to fight the Pretender. In 1747 he married Lady Emily Lennox, second daughter of the Duke
of Richmond, and was created Viscount Leinster in the English peerage. He now began to take a
prominent part in Irish politics, and his strong action in 1754 against Stone, the Archbishop of
Dublin, gained him immense popularity. In 1761 he was created Earl of Offaly and Marquess
of Kildare, and in 1766 attained the summit of his ambition as Duke of Leinster. He died in
Dublin on 19th November, 1773.
Kildare's residence at No. 14, Downing Street, was very brief, apparently a matter of only
a few months, (fn. 14) and the ratebook for 1755 contains the names of the Duchess of Somerset (which
must be a mistake) and the "Right Honble. Hen. Fox Esqr—Xmas." Thus Kildare was succeeded
in the occupation of the house by his brother-in-law.
Henry Fox, afterwards 1st Baron Holland, younger son of Sir Stephen Fox, statesman, was
born in 1705. After squandering the greater part of his private fortune, he retired for a time to the
Continent, and on his return was elected M.P. for Hindon in 1735. He attached himself to Sir
Robert Walpole, by whom he was presented with the office of Surveyor-General of Works. In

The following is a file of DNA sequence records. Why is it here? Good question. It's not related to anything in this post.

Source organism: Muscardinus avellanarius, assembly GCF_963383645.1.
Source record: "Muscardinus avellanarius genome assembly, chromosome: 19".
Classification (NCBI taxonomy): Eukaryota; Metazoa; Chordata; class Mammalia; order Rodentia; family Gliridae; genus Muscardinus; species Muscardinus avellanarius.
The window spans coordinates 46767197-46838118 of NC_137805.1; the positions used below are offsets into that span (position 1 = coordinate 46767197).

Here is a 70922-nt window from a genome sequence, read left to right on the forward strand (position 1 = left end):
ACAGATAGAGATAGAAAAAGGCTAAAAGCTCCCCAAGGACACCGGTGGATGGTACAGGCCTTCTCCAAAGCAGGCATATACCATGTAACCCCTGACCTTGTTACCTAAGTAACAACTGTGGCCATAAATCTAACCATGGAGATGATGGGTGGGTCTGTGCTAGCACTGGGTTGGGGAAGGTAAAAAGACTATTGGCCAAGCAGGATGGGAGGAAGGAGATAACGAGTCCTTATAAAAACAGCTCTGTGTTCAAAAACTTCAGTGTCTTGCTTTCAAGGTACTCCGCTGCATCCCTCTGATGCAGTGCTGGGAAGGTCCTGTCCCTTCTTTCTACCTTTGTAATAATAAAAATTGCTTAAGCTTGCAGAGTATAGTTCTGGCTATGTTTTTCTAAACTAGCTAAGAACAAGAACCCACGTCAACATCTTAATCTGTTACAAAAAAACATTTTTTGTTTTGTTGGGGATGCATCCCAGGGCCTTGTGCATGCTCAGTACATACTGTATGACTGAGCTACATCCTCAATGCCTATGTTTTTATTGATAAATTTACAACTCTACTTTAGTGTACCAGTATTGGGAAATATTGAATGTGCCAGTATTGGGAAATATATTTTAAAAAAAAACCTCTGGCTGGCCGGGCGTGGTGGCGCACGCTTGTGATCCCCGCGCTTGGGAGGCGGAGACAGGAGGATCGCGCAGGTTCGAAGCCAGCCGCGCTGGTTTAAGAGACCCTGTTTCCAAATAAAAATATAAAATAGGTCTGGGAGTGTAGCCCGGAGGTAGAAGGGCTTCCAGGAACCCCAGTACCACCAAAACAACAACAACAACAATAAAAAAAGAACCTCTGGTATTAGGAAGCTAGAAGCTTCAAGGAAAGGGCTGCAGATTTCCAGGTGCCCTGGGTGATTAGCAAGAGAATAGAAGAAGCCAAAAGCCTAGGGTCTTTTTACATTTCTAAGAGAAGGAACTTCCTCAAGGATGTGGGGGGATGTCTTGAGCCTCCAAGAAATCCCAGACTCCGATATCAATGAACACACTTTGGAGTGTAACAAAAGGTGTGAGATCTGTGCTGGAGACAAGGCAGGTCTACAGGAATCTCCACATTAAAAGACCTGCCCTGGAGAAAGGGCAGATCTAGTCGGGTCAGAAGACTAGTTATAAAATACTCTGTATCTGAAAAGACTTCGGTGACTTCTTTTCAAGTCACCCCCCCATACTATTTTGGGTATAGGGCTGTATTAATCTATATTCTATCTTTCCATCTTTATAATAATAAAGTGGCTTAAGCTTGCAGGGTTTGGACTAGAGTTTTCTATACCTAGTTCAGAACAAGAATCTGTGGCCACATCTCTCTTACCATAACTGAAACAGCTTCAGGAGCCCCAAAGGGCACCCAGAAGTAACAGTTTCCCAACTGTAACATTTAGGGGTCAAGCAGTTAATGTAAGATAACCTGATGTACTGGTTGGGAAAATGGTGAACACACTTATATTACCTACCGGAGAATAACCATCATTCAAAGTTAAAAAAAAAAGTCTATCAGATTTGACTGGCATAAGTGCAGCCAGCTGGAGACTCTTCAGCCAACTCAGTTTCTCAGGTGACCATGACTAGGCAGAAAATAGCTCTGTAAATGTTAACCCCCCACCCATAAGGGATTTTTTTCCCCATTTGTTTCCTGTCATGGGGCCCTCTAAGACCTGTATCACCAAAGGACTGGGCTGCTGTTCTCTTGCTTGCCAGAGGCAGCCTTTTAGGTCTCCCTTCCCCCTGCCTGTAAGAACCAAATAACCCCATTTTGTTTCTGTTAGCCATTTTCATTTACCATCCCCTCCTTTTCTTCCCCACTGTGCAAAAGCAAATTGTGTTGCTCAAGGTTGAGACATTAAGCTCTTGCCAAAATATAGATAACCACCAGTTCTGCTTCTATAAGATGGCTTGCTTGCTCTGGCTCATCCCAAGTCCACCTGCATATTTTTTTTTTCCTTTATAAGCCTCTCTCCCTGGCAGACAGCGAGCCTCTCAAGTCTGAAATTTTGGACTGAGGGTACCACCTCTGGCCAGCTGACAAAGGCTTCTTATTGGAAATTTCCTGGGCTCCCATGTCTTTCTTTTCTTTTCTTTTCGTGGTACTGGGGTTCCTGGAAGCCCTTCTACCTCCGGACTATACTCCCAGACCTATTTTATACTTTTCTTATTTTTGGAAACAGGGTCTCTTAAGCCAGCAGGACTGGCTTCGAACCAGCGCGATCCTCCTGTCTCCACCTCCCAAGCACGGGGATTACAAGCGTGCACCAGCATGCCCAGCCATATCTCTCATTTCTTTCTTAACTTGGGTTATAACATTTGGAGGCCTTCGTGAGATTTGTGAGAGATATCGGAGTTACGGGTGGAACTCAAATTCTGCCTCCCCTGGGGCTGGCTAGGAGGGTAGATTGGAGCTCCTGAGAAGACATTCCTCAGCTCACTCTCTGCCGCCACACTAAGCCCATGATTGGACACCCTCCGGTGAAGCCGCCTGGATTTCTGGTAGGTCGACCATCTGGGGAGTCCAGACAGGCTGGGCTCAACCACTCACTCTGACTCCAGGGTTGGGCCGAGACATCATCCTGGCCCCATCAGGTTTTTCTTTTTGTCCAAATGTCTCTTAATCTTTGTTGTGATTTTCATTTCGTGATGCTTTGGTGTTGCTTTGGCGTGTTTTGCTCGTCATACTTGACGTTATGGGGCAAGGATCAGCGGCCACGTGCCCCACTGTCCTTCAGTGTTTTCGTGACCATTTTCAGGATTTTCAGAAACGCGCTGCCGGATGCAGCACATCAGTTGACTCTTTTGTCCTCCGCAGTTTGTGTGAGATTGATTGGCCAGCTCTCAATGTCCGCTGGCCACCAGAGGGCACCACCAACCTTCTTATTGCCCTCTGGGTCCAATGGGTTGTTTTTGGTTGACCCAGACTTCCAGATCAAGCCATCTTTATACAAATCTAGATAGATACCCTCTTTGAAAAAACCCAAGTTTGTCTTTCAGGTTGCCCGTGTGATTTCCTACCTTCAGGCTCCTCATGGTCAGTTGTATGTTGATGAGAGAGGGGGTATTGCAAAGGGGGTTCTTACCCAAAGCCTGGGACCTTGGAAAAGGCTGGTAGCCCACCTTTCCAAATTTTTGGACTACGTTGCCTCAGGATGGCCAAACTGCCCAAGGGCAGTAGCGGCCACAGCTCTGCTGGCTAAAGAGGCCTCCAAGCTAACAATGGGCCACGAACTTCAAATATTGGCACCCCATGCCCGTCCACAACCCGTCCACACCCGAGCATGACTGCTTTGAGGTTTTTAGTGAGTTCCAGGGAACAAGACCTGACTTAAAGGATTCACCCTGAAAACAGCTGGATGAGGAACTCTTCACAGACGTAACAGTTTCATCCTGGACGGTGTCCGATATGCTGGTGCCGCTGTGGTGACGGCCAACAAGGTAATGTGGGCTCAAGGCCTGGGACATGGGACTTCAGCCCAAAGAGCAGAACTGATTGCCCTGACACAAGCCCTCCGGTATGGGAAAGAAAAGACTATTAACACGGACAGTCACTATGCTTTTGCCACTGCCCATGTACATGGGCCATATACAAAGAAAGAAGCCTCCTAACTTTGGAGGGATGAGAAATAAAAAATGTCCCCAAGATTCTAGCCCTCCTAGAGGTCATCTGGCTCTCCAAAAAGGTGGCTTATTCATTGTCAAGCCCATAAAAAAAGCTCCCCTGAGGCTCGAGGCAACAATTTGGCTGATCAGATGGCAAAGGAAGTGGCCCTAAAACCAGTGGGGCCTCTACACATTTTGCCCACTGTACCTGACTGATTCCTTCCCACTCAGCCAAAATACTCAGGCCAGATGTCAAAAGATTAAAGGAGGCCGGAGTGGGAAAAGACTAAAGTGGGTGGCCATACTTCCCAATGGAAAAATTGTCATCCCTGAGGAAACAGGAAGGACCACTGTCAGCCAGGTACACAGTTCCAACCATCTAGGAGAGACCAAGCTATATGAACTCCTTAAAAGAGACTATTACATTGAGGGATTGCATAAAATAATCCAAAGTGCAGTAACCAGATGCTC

1742, on Walpole's fall, he resigned, but a year later was made a lord of the Treasury. In 1746 he
became Secretary at War. By scheming, at one time with, and at another against, Pitt he became
leader of the House in 1755 and Secretary of State. He resigned in the following year. In 1757
negotiations were almost concluded for his appointment as Chancellor of the Exchequer, but at the
last moment they fell through, and he accepted the less distinguished, but more lucrative post of
Paymaster-General, which he retained for eight years, amassing a large fortune. In 1762 he deserted
his party to become once more leader of the House, and his unscrupulous conduct during the few
months that he held the position made him the most hated minister in the country. In 1763 he
retired and was created Baron Holland. In 1765 he was compelled to resign the office of Paymaster-General. Out of favour with all parties, he endeavoured in vain to obtain an earldom, and